Jedediah S. Smith was one of the first men to set foot in Davis County. He led a party of trappers in August, 1826 through the Bountiful area. Jim Bridger was the first explorer to discover the Great Salt Lake. Later, in 1845, Captain John C. Fremont visited Antelope Island. Captain Fremont is said to be the one responsible for naming the Island after the herds of antelope he saw grazing there. His second and third expedition to this area took him into Bountiful. Kit Carson, a mountain man, later joined his party as a guide.
The Indians, trappers, and explorers were temporary visitors who only stayed a while. The Mormon pioneers were permanent settlers who stayed to work the land and build cities. The first Mormon pioneer to view what was to become Davis County was Orson Pratt. Peregrine Sessions brought his family into the area in 1847. They set up a campsite in Bountiful. Other families soon came into the area settling in Bountiful, Centerville, and Woods Cross.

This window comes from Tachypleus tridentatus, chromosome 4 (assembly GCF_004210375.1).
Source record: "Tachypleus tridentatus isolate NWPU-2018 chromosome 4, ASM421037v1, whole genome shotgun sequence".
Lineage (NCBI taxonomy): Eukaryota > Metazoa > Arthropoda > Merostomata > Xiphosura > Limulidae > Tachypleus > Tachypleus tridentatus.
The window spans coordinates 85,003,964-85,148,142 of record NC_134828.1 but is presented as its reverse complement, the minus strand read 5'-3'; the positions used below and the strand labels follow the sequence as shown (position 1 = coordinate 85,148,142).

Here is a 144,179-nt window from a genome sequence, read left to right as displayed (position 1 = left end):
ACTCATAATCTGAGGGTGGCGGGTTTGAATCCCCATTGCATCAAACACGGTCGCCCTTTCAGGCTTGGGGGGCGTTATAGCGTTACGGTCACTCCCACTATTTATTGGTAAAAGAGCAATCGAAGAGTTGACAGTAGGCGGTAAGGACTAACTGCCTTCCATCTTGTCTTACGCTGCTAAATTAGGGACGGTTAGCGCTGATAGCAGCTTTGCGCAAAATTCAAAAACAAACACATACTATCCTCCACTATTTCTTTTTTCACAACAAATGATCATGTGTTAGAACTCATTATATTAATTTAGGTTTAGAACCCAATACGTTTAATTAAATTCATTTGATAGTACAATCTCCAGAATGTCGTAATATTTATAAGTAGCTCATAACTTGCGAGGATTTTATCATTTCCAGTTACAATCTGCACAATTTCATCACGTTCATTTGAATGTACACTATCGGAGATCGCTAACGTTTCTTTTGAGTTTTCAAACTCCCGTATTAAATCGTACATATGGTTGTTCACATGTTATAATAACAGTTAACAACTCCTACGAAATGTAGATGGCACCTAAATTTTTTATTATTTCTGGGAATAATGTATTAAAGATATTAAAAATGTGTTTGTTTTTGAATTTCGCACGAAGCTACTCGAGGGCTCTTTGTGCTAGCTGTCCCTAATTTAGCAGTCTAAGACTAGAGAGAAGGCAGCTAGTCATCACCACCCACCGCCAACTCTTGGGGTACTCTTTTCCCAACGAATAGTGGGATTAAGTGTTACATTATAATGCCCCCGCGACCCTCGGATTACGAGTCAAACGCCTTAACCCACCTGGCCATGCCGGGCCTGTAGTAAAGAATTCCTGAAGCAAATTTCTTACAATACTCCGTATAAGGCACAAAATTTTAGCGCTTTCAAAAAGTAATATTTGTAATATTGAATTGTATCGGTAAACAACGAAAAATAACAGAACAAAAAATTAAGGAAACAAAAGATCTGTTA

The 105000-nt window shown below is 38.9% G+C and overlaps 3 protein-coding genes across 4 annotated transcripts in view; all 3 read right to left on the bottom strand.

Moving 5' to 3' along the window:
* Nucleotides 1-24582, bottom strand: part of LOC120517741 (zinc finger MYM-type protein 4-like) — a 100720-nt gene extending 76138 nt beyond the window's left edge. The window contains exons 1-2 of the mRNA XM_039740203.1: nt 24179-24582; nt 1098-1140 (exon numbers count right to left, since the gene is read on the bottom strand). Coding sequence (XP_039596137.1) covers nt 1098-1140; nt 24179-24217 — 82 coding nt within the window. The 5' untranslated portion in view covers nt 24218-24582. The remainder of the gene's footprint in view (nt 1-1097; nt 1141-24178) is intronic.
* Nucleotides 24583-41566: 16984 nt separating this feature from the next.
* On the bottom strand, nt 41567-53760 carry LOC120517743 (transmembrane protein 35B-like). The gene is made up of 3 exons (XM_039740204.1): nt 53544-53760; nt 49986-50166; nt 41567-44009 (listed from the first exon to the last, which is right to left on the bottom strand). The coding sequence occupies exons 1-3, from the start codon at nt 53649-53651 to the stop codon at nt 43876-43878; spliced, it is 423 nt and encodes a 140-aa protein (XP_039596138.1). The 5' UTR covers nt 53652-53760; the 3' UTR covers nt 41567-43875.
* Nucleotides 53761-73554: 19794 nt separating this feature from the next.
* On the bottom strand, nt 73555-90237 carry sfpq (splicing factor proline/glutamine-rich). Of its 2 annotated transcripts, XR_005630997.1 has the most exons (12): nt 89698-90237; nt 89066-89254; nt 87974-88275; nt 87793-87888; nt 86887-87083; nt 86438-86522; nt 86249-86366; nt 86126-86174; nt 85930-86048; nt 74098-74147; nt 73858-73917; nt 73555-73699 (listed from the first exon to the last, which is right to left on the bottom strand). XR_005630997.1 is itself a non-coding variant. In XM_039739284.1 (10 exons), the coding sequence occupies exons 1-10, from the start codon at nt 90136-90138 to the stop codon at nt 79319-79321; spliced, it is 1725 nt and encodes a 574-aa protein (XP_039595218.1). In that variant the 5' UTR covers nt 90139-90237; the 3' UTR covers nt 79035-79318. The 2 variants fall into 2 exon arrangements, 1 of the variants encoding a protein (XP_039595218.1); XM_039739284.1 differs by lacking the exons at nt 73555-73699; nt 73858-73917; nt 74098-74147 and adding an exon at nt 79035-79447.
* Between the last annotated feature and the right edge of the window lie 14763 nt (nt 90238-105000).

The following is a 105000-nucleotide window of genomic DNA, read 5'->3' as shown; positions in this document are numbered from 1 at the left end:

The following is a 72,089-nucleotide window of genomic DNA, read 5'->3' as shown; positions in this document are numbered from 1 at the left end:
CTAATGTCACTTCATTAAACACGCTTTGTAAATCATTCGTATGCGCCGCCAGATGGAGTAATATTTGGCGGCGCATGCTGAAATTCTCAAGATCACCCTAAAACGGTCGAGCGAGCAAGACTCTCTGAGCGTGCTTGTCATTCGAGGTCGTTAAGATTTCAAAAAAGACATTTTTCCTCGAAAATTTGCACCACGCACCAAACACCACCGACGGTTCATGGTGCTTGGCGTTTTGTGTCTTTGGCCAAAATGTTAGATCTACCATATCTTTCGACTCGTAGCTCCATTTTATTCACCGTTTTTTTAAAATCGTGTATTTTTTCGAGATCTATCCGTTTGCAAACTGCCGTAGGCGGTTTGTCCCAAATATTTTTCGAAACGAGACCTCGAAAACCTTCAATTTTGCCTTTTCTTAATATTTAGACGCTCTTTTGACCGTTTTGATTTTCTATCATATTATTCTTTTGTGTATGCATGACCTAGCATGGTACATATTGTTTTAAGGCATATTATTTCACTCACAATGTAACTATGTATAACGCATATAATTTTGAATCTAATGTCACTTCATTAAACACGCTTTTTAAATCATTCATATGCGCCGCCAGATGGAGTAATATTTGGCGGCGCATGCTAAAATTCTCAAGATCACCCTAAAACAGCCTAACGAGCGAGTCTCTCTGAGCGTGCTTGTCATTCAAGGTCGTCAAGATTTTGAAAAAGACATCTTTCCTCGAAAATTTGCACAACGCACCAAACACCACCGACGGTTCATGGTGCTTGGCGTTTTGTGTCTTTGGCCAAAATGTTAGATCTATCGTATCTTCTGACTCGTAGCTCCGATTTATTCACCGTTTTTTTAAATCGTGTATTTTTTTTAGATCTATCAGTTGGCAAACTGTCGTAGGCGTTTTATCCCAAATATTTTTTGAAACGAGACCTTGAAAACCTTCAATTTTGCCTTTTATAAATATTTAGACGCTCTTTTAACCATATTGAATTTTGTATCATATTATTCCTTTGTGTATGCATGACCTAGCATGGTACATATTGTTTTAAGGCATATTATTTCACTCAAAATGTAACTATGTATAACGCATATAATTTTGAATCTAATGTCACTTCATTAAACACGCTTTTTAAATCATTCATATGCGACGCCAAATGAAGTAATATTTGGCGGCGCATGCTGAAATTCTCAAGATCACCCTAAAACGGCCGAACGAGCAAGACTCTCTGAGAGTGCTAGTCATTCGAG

Agricultural and Industrial Development
Mormon pioneers and other early settlers used Davis County for animal grazing and access to the Great Salt Lake. As Brigham Young sent settlers into the area, they discovered the rich soil and ideal climate. Crops were soon planted. Davis County became known as "The Garden Spot of Utah". Many main crops were produced: sugar beets, tomatoes, alfalfa, grain, corn, potatoes, onions and extensive fruit orchards of peaches, pears, cherries, and apricots. Through the years, dairy farming has also been important in Davis County.